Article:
This week’s theme is a freebie, so I took this moment to look at the various covers of The Handmaid’s Tale by Margaret Atwood. Since I reviewed the book on Monday, it’s clear that the theme of this week is The Handmaid’s Tale.
While I conducted my search for the original book cover, I stumbled upon the blog Aldine by Rebecca Romney. The author of the blog, Rebecca Romney, wrote a post that documents thirty years of the cover designs of The Handmaid’s Tale. She analyzes the changes in cover design in both Anglophone countries and on a global scale. It’s worth a read.
Book Traveling Thursdays is a weekly meme, hosted by Danielle @ Danielle’s Book Blog and Catia @ The Girl Who Read Too Much, where you compare the covers of a book that fits the theme. Then you post the original cover, the cover from your country, your favorite and your least favorite. You can link up and find the future themes on the Goodreads page. On to the covers!
This is the original cover that was released in Canada. There’s something oddly intriguing about this cover. It manages to show women being treated like children, especially with the whole idea of “protect our children” or “protect our women” as a reason for creating “blah blah” law. The cover shows the contents of the book in clever ways.
There are way too many U.S. covers for me to adequately cover them all, so I’m only showing a selection of four. I love the graphic design of the Vintage Books cover, and it’s elegant. The second cover shows one of the themes of the book. The last two covers in the row honor the Hulu TV series adaptation and the edition of the book that I read, which seems very popular.
Truly Creative Covers
While none of these are my favorite cover, I want to pause to appreciate the creativity of these covers. The Polish cover deserves some love for using doll clothes and for it reminding the reader of one particular scene between Offred and the Commander. Can we appreciate the American cover in this line-up for representing the forced silence of women with sewed lips?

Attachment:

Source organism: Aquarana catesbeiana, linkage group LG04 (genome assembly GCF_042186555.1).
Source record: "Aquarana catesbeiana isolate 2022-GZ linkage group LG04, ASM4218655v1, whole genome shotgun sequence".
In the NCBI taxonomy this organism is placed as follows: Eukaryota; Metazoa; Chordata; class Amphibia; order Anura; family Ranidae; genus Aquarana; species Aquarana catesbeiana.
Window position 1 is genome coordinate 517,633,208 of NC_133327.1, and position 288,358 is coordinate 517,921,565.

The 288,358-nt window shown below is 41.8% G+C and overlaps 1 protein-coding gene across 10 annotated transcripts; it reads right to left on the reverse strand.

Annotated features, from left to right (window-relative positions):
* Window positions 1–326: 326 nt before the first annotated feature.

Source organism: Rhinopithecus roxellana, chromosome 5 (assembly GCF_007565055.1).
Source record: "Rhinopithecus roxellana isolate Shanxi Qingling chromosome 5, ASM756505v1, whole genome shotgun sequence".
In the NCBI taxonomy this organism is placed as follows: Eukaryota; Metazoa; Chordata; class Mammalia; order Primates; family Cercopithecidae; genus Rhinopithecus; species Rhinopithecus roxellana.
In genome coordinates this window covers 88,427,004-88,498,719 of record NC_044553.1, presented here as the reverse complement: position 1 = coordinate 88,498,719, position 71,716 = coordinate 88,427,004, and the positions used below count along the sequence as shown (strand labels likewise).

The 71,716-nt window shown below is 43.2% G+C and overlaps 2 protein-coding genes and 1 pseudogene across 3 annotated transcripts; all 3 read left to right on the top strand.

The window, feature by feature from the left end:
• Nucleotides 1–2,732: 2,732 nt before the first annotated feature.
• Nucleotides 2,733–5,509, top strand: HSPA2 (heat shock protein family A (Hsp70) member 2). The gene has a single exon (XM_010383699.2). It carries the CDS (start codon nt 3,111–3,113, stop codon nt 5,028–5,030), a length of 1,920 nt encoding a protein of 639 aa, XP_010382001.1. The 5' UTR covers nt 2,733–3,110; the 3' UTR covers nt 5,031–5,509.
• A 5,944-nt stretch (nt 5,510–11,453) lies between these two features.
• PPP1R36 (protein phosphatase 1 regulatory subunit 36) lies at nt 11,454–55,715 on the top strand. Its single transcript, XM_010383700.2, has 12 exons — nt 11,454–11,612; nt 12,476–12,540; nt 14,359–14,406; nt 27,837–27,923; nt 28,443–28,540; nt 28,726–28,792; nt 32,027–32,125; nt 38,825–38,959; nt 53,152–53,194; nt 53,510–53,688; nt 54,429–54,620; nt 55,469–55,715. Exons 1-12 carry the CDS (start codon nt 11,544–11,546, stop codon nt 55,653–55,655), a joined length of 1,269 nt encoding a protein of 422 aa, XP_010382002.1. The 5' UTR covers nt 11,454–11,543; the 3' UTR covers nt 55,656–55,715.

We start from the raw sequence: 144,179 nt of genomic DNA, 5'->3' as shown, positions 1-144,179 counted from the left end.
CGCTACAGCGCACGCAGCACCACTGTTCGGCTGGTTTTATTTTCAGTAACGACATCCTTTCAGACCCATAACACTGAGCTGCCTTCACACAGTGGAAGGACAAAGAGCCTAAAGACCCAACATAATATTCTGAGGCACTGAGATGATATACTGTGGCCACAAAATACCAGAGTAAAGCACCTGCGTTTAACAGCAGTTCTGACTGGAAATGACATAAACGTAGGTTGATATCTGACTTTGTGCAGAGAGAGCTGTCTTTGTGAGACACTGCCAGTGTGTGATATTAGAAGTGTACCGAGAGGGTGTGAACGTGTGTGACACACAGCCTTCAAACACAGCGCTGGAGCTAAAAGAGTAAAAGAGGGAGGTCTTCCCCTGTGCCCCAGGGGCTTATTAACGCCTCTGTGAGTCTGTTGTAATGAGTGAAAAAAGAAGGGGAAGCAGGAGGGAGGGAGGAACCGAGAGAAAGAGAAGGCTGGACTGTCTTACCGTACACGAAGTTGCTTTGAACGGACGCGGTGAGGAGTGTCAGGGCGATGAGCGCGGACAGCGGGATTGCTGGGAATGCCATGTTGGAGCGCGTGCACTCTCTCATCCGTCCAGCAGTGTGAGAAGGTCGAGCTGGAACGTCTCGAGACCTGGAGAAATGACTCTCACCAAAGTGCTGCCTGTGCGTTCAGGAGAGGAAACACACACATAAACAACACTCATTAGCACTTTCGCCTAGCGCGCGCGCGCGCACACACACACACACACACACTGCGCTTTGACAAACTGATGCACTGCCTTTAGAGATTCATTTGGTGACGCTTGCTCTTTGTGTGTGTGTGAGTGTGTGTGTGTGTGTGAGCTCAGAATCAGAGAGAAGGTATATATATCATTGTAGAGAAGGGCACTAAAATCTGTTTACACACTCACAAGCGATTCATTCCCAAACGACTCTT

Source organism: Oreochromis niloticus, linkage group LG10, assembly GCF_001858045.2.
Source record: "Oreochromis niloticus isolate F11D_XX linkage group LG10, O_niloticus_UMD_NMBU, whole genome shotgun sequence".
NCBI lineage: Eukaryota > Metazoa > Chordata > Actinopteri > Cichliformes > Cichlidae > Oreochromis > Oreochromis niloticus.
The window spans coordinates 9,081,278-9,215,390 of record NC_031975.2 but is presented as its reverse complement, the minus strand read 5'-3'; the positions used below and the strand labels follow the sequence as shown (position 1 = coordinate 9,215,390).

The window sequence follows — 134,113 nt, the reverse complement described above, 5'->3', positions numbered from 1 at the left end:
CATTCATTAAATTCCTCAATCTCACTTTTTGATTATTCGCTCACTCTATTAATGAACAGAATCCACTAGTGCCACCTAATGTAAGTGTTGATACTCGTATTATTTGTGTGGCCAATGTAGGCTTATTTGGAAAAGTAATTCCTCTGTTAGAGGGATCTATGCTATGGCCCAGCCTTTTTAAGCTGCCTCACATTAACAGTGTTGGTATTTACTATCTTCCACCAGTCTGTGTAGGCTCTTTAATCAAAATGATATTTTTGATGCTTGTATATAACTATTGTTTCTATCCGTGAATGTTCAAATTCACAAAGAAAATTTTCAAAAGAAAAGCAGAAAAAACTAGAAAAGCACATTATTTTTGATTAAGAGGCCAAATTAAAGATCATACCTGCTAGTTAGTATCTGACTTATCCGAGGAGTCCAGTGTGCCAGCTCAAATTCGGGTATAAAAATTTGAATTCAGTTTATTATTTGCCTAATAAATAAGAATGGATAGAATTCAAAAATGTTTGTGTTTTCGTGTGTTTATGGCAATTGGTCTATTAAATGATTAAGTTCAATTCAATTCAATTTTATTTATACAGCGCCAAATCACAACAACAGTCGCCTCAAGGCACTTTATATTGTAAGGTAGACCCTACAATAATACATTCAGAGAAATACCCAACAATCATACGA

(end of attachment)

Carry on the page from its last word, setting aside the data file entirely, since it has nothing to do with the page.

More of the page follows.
I love that the Russian cover took advantage of matches. Matches are a small pleasure and a tiny detail of secrecy in the book, and on a book cover they can be a reminder of book burning, which works for this book since women are banned from literacy. It’s such a small detail, but it makes for an interesting cover.
It was so hard to pick one favorite out of the available choices. I finally picked this cover, which is from Emblem Press. While I would prefer to see the woman in color so she doesn’t look entirely like a nun, I am happy that she’s on here. I love that Emblem Press used Scrabble pieces since it’s important to the plot and Offred’s glimpse at a happier life.
I’m not explaining why these are here.
Least Favorite Cover
The biggest problem for me is when a book cover does not represent the content of the book in any way. This Korean cover fails to show the content. While it’s nice to show a picture of the author, why is that other portrait on it? That portrait doesn’t represent the physical appearance of any of the characters in the book. And the overall graphic design sucks.
That’s it for this week’s BTT. Have you read or watched The Handmaid’s Tale? What do you think of these covers?